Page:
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We are trying to acquire the above kind of cooking wok for our bulk cooking requirements where large quantities of broths being made or curries or sauces.

 

There is a planetary rotation shaft which mixes the food at a tunable rpm. And there are gas burners at the bottom of the wok.

 

The vendors often asks what kind of viscosity the food has and what type of foods being made?

 

How this viscosity related to this cooking wok equipment?

 

Is this factor a critical one while considering this kind of wok?

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They're questions for the manufacturer.

~Martin :)

I just don't want to look back and think "I could have eaten that."

Unsupervised, rebellious, radical agrarian experimenter, minimalist penny-pincher, and adventurous cook. Crotchety, cantankerous, terse curmudgeon, non-conformist, and contrarian who questions everything!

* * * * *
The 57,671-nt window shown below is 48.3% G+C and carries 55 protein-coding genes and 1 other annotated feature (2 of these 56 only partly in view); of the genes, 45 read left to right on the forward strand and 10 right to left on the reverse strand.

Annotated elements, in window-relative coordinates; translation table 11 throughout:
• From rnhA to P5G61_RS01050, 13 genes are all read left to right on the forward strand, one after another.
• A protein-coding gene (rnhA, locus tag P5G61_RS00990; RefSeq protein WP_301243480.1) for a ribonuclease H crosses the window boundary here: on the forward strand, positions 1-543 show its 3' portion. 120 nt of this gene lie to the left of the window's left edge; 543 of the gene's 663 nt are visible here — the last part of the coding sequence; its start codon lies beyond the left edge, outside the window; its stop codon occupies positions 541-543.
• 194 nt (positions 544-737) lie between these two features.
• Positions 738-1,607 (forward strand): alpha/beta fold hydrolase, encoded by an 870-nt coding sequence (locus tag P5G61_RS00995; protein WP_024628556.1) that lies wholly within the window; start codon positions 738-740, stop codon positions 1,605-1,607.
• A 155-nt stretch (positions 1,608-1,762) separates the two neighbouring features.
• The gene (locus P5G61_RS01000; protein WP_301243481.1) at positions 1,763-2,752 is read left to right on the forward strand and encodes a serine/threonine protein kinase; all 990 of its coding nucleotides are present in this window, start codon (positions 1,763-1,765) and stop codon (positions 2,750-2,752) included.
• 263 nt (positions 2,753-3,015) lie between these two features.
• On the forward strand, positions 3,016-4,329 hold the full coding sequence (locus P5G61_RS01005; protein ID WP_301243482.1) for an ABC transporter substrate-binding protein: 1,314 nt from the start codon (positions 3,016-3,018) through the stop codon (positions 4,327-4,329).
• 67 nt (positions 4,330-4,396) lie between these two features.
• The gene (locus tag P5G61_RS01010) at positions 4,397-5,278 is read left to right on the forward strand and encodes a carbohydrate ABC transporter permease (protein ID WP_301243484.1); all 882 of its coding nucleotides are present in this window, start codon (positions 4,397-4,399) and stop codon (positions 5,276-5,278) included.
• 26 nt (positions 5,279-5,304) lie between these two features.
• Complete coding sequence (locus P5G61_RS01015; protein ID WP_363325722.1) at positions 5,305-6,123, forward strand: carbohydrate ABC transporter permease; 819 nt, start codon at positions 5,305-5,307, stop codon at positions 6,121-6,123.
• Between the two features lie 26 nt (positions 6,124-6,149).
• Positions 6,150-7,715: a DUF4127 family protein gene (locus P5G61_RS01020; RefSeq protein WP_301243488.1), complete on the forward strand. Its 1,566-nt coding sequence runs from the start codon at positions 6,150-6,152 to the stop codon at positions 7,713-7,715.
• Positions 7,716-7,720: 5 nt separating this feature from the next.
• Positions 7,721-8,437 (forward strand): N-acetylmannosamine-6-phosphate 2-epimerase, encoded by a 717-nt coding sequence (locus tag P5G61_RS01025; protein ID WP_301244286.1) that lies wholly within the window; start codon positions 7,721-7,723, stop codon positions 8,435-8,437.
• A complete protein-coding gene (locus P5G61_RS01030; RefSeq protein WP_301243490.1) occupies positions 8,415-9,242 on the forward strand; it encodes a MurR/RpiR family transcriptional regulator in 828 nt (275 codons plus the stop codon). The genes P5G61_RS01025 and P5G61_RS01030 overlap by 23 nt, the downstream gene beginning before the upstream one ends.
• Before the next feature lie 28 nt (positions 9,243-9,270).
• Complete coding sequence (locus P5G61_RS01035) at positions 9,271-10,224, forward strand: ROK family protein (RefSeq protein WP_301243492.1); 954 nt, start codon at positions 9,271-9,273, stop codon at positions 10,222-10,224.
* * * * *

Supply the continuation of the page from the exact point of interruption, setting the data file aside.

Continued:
The best thing about a vegetable garden is all the meat you can hunt and trap out of it!

 

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The viscosity will determine if the motor is powerful enough to work for you. This is a bit like when makers of small, home-style mixers state that they are not designed for making bread dough. There's a big difference between mixing watery liquids and, say, making mashed potatoes. Be honest and decribe the types of foods you will be making.

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As Lisa says, the thicker the viscosity, the more powerful the motor needs to be.  Viscosity is usually measured by pouring an amount of fluid, at a set temperature, into a container of a certain size, with a specific sized hole on the bottom, and timing how long it takes to empty the container.   The container is often called a viscosity or flow cup, and there are numerous different sizes depending on the type of fluid being measured.  https://en.wikipedia.org/wiki/Flow_cups     Ask the vendor if there is a particular measuring device that should be used to measure the viscosity of what you are making to be sure it fits within their specs.  

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